I am here in Seoul, the burgeoning and confident capital of a burgeoning and confident Korea, to investigate the country’s formidable “Green Growth” strategy.
Back in August 2008, the Korean government, under its president Lee Myung-Bak, declared green technologies to be the source of a new “growth engine” for the Korean economy.
Since then the country has:
– created a new energy R&D coordination body, backed by a budget of $1 billion;
–set a goal of building the world’s first “smart grid” national system by 2030, and is well into a full-scale pilot project to test technologies on the southern island of Jeju;
– backed new concepts like electric vehicles powered by lithium-ion polymer batteries, which adjust their shape to the space available and provide continuous low-cost energy;
– pushed hard on a range of renewable and low-carbon technologies, including the country’s own Advanced Power Reactor (APR) nuclear reactors.
Oh, and it is streamlining investment into the new green sectors, that so far run to financing of nearly $50 billion. That’s billion, not million – compared with Australia’s much-touted Solar Flagship program which is funded at the level of millions.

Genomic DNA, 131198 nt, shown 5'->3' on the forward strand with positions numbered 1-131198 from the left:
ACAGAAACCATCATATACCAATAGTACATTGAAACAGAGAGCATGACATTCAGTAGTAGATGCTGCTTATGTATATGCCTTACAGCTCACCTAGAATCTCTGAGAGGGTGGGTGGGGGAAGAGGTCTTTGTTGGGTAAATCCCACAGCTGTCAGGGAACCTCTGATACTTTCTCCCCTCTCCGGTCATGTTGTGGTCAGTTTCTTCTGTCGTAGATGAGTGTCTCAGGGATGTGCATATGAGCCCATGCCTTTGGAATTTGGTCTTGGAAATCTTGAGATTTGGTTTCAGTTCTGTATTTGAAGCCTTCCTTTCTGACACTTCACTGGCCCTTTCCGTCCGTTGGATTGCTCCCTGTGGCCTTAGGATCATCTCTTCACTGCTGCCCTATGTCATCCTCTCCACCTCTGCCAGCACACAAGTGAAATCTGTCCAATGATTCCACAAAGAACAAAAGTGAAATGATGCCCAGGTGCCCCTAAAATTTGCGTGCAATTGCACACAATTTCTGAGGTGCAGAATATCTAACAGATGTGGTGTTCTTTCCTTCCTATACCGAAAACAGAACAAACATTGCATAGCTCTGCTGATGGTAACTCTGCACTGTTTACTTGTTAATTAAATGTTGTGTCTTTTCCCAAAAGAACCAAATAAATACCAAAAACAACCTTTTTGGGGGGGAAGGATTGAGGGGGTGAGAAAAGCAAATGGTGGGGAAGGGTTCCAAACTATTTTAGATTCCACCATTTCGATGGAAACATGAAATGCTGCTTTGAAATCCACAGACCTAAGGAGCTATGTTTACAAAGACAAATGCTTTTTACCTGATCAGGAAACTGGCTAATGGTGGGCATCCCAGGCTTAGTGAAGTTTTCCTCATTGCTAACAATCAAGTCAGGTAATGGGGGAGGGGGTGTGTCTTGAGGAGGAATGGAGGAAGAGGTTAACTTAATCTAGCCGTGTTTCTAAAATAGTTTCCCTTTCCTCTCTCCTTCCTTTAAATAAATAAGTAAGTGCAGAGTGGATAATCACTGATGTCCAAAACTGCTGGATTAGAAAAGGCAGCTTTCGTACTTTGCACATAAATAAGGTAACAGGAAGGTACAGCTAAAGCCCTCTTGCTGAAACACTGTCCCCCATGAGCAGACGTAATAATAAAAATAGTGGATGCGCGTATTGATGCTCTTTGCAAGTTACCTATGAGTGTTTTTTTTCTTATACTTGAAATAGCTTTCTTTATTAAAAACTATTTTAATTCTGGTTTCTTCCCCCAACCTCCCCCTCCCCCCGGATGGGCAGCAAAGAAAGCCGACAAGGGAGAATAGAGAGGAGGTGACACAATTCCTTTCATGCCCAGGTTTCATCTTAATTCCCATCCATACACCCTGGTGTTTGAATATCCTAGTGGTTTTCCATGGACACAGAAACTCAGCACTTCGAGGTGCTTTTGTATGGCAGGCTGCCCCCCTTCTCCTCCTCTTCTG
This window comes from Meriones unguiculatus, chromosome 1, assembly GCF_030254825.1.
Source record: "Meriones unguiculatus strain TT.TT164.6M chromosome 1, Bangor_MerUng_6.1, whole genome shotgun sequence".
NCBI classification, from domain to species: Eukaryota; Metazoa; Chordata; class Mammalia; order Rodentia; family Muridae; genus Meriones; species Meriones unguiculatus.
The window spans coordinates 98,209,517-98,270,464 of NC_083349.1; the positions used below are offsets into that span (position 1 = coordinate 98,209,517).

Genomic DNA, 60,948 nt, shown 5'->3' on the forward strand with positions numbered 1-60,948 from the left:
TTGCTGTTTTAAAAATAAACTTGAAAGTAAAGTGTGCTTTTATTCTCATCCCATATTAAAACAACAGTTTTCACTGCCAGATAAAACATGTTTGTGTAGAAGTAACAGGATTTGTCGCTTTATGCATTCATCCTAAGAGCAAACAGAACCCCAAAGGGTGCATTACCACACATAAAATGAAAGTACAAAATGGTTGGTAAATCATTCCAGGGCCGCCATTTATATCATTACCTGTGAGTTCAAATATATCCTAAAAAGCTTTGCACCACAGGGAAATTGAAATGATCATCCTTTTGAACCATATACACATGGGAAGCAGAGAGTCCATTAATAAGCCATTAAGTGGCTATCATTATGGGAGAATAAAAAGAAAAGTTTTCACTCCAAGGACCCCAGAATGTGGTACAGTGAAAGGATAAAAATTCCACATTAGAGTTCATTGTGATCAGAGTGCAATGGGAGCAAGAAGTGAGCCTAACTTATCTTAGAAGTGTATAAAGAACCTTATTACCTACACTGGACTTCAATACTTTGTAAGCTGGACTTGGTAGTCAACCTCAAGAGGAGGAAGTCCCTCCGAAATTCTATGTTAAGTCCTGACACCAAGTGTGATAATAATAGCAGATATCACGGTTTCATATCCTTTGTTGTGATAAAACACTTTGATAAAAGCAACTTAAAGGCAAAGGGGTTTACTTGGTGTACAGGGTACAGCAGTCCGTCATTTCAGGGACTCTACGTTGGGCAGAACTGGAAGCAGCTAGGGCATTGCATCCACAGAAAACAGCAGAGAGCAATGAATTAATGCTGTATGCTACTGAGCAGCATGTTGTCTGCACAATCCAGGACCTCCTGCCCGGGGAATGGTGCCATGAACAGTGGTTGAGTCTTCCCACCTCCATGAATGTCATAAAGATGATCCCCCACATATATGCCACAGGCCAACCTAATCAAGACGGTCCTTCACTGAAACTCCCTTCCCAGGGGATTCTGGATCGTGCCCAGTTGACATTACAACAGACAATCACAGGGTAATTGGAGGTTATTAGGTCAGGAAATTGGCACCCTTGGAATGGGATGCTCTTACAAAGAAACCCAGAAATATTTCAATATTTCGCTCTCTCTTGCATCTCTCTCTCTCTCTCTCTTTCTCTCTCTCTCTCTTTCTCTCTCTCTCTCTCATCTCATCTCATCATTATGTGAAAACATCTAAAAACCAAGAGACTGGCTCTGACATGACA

Korea doesn’t do things by half – as it showed by its amazing industrial development through the 1960s and 70s; and then by its equally amazing recovery from the 1997 Asian financial crisis, ahead of all its competitors. Now it views green technology as the next industrial revolution, and it is pursuing serious strategies to get off its fossil fuel economy to a clean energy economy. This is viewed as good for Korea as a country (energy security) but also as an export platform for the 21st century.
I was struck by the depth and seriousness of the Korean commitment to transform its largely fossil-fuelled industrial economy in the space of just a couple of decades, and create a renewable technology export powerhouse for the next century.
When I was giving a talk to the Presidential Commission on Green Growth last week, one item came up that had the room jumping. I mentioned concentrated solar power as the technology which is going to prove the game changer in renewable energy. It can generate energy at scale, on land not being used for any other purpose, and (if utilising molten salt technology) continuously, 24 hours a day.
The audience at the PCGG seminar jumped in, all talking at once. They wanted to know where the leaders of this new approach to generating solar energy were to be found. I had to admit that the leaders were in Spain and Italy. I mentioned Australia’s “solar dish” CSP technology, and said that it too was a contender.